How thin can solar panels get?

solar paper panels
solar paper charging
solar paper comparison
solar paper backpack
solar paper magnets
solar paper lcd

Solar panels called ‘Solar Paper’, due to their small size and weight, can now be used to charge a whole host of small appliances such as mobile phones or laptops.

Remember when computers were too heavy to lift? Depending on how old you are, maybe not. Either way, now they can fit into a pocket and the weight is barely noticeable. The same thing has happened with solar technology. First presented as heavy solar panels – that needed a lot of muscle to get them onto the roof –we are now at the other end of the spectrum. Solar panels called ‘Solar Paper’, due to their small size and weight, can now be used to charge a whole host of small appliances such as mobile phones or laptops.

Solar Paper fits into the pages of a book rather like a bookmark, only it’s a bit bigger than most bookmarks at 19x9cm and just 4mm thick. At the top end there is a USB charging port 11mm thick. Each ‘page’ of this solar panel device provides 2.5W of power. At 128gm you can easily stick two or three together and use them to charge up your phone, external battery, camera and other devices. In fact, four solar panels can be joined together to juice a larger device such as a laptop. And don’t worry, the devices are embedded with magnets so you won’t lose them.

Why would we want this?

Solar Paper is ideal for the person on the go who does not have time to take their phone home and wait for it to recharge. You don’t even have to find a power point to plug in your usual phone charger. Solar Paper means you can get power from the sun while you’re walking down the street, enjoying a coffee at an outdoor cafe, waiting to play tennis or riding a horse. It’s also ideal for camping, when there’s often no power available.

The best features

A nifty feature of Solar Paper is that it turns on automatically. Previous models switched off whenever a cloud hid the sun or if you walked through a shadow. They had to be rebooted manually. This could be annoying and frustrating, especially if you were busy and didn’t notice the shadow.

Another feature is the LCD screen that tells you how much power is being delivered at any one time. The advantage of this is that you can easily choose the correct angle of orientation to the sun for the best result. It also helps you understand how different kinds of weather will affect its ability to charge your device.

It’s water resistant, which is handy if a sudden shower strikes when you are out and about, or if your little brother sneaks up with a water pistol. There are also grommet holes, allowing you to attach it to things such as the outside of your backpack. So you can put it to work charging your phone while you are out on the go.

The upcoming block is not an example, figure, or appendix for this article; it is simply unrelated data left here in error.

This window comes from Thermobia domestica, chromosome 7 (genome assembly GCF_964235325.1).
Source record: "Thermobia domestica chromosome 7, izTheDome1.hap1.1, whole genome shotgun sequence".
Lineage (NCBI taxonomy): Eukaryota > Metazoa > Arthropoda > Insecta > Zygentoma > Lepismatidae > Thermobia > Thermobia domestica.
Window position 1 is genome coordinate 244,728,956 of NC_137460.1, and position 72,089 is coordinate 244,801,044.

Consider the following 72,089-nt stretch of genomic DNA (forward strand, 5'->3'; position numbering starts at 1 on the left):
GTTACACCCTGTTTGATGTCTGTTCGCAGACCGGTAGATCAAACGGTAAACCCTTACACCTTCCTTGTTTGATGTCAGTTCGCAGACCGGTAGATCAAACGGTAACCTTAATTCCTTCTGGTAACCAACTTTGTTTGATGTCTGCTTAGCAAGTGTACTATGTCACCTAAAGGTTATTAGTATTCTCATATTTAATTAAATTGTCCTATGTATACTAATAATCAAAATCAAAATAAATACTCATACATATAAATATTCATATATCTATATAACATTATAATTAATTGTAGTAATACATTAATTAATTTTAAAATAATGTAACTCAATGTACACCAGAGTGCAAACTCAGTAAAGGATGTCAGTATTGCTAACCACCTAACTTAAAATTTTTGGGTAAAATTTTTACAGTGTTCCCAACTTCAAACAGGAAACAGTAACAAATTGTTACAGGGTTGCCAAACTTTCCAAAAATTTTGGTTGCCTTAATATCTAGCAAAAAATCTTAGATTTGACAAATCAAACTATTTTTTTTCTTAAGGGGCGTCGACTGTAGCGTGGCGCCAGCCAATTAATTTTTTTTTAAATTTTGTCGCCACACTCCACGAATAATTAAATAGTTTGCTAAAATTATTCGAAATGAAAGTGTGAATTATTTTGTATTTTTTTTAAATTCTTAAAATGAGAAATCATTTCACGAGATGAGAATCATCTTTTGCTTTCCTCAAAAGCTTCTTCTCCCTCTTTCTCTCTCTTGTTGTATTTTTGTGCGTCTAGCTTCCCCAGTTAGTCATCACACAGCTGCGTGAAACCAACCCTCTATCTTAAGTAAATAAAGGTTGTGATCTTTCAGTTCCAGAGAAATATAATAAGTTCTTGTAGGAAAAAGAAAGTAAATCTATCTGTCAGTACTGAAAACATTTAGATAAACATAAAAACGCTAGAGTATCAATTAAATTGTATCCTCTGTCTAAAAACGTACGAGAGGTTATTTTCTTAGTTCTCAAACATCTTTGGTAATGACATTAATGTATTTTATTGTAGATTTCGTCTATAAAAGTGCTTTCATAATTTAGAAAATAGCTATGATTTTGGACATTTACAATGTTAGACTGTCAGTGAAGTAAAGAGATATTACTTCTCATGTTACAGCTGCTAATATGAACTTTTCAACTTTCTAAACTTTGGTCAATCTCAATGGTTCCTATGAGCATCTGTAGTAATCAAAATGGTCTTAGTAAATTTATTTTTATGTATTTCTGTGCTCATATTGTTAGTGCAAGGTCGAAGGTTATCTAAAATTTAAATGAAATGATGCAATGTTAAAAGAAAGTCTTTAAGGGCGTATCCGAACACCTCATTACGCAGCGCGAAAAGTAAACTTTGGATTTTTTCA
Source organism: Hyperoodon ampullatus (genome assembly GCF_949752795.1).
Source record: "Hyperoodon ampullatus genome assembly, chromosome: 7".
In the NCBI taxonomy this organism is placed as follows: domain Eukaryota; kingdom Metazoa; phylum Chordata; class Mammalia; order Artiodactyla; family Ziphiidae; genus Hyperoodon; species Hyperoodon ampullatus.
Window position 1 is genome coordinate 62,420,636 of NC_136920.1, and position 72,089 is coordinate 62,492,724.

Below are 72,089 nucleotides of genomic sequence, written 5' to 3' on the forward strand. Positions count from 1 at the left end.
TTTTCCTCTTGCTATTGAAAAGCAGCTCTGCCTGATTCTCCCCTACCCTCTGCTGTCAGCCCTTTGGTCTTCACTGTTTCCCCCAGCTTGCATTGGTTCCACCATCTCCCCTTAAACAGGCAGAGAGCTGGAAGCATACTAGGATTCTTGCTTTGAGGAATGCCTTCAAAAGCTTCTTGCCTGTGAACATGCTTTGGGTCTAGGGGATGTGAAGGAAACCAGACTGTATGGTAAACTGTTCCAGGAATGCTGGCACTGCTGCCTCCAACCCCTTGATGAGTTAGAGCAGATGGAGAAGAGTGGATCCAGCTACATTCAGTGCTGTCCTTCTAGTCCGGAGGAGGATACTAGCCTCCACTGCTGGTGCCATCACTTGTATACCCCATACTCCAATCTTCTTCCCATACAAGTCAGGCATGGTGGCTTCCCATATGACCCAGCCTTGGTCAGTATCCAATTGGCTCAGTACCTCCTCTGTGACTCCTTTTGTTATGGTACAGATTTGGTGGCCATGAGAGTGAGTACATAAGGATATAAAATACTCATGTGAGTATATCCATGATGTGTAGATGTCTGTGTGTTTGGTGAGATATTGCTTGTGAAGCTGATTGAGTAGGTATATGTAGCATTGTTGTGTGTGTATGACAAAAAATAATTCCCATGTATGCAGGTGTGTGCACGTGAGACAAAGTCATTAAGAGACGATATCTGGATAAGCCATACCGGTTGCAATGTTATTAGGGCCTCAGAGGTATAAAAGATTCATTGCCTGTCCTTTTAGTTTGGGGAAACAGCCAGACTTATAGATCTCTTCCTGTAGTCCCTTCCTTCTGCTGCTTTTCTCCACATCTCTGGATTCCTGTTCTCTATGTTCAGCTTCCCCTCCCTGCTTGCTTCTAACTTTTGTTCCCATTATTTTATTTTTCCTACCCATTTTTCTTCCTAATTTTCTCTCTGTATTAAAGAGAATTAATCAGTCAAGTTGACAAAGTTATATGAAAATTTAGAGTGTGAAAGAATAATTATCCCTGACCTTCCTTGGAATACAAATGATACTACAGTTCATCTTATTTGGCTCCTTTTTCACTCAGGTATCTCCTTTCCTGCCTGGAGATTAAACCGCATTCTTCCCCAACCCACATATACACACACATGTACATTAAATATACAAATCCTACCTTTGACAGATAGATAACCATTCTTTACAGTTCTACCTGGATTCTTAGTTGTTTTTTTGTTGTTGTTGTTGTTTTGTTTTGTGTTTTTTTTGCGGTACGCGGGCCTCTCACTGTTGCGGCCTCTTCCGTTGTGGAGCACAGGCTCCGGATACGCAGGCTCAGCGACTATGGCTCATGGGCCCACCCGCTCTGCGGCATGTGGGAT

Why is it different to what is already available?

Many devices such as this that are already available don’t work because they’re too small to generate the amount of power needed. Others are too bulky to carry around easily. The new Solar Paper works well on just one panel and you can boost its power by adding up to three more panels, depending on the device you need to use it for most. These panels can still fold over for ease of transport when you are not using them; the magnets ensure that the parts will stay together.

Solar Paper solar panels are easy to carry around due to its compact size and light weight; you’ll hardly notice it. It certainly fills a niche, giving us a product we can trust to do the job we bought it for. And talking of buying – it is very affordable, given the usefulness it provides. You will no longer have to worry about your phone battery running out just when you need it most.

Upgrade by adding more

Three panels are advised for charging a Smartphone; this will be enough to charge it even in cloudy weather. The single panel will charge an external battery, iPhone 6 or Samsung Galaxy while four will be needed to charge an iPad Air 2.

Being able to decide on the amount of power – and therefore pages – you will need gives added versatility to this device. If you start off with the smaller size and find it is not quite enough, it is a simple matter to upgrade by adding another panel to the original. When the design of anything has obviously been well thought out, the result is something that almost everyone finds practical. Maybe one day something smaller and better will come along, but for now this has filled the niche, admirably ticking all the boxes of size, weight, affordability, ease of use and reliability.


Apps for a more sustainable life


When the idea of living sustainably was just emerging there weren’t many resources for people who wanted to learn about sustainable practices.

Now, there is so much readily available information out there, as well as practical advice to help implement these ideas easily. More specifically we are talking about the type of help now available by downloading free apps onto your smart phone.

Sustainable transport

Transport is one of the many things that leave a large carbon footprint on our planet. Not only is fossil fuel consumption high in most countries, but the actual making of the vehicles is leaving a carbon footprint too.

While some people have already moved to hybrid vehicles, and it can be argued that more affordable models are being developed, hybrid vehicles still aren’t suitable for everyone’s budget. Even if you can afford a hybrid vehicle, the manufacturing of electric cars causes more than double the carbon dioxide emissions of making a conventional car. No matter what type of vehicle you own, you can reduce carbon dioxide emissions by cycling, walking or taking public transport whenever possible.

Wait, what about that app? Yes, there’s an app that can help you become more active in doing something about climate change. Better still, it rewards you for leaving your car at home. How? It calculates how much you use your car and how much you save by using any of the three alternative sustainable methods of transport.